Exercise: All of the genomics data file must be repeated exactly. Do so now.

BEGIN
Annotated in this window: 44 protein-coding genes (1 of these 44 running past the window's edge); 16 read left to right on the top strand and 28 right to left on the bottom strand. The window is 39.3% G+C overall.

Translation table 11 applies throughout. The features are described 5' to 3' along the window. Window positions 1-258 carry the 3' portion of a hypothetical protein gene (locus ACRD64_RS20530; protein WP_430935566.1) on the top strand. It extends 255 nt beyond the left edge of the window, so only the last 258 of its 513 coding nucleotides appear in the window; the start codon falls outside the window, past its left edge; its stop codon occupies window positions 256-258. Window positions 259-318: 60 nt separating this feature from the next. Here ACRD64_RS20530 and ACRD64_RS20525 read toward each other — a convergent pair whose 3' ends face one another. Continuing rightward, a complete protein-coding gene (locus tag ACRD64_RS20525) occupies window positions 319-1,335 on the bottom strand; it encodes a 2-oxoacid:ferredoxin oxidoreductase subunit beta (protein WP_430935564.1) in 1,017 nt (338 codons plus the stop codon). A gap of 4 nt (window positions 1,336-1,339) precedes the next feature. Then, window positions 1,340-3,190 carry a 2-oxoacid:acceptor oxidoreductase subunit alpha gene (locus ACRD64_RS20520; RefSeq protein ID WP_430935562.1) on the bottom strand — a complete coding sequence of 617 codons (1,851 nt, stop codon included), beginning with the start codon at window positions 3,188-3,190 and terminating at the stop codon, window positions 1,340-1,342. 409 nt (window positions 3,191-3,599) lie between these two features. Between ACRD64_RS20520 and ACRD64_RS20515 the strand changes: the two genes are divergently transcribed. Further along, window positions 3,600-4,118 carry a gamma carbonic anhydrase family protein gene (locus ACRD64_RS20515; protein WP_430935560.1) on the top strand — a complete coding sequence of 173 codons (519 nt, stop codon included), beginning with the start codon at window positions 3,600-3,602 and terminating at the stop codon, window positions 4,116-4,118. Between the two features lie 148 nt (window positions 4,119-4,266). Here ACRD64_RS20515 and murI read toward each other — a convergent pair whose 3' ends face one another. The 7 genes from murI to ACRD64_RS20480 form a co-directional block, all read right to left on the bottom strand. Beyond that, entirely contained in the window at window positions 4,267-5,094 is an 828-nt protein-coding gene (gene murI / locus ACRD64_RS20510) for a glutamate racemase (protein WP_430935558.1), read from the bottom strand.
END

Annotated in this window: 44 protein-coding genes (1 of these 44 running past the window's edge); 16 read left to right on the top strand and 28 right to left on the bottom strand. The window is 39.3% G+C overall.

Translation table 11 applies throughout. The features are described 5' to 3' along the window. Window positions 1-258 carry the 3' portion of a hypothetical protein gene (locus ACRD64_RS20530; protein WP_430935566.1) on the top strand. It extends 255 nt beyond the left edge of the window, so only the last 258 of its 513 coding nucleotides appear in the window; the start codon falls outside the window, past its left edge; its stop codon occupies window positions 256-258. Window positions 259-318: 60 nt separating this feature from the next. Here ACRD64_RS20530 and ACRD64_RS20525 read toward each other — a convergent pair whose 3' ends face one another. Continuing rightward, a complete protein-coding gene (locus tag ACRD64_RS20525) occupies window positions 319-1,335 on the bottom strand; it encodes a 2-oxoacid:ferredoxin oxidoreductase subunit beta (protein WP_430935564.1) in 1,017 nt (338 codons plus the stop codon). A gap of 4 nt (window positions 1,336-1,339) precedes the next feature. Then, window positions 1,340-3,190 carry a 2-oxoacid:acceptor oxidoreductase subunit alpha gene (locus ACRD64_RS20520; RefSeq protein ID WP_430935562.1) on the bottom strand — a complete coding sequence of 617 codons (1,851 nt, stop codon included), beginning with the start codon at window positions 3,188-3,190 and terminating at the stop codon, window positions 1,340-1,342. 409 nt (window positions 3,191-3,599) lie between these two features. Between ACRD64_RS20520 and ACRD64_RS20515 the strand changes: the two genes are divergently transcribed. Further along, window positions 3,600-4,118 carry a gamma carbonic anhydrase family protein gene (locus ACRD64_RS20515; protein WP_430935560.1) on the top strand — a complete coding sequence of 173 codons (519 nt, stop codon included), beginning with the start codon at window positions 3,600-3,602 and terminating at the stop codon, window positions 4,116-4,118. Between the two features lie 148 nt (window positions 4,119-4,266). Here ACRD64_RS20515 and murI read toward each other — a convergent pair whose 3' ends face one another. The 7 genes from murI to ACRD64_RS20480 form a co-directional block, all read right to left on the bottom strand. Beyond that, entirely contained in the window at window positions 4,267-5,094 is an 828-nt protein-coding gene (gene murI / locus ACRD64_RS20510) for a glutamate racemase (protein WP_430935558.1), read from the bottom strand.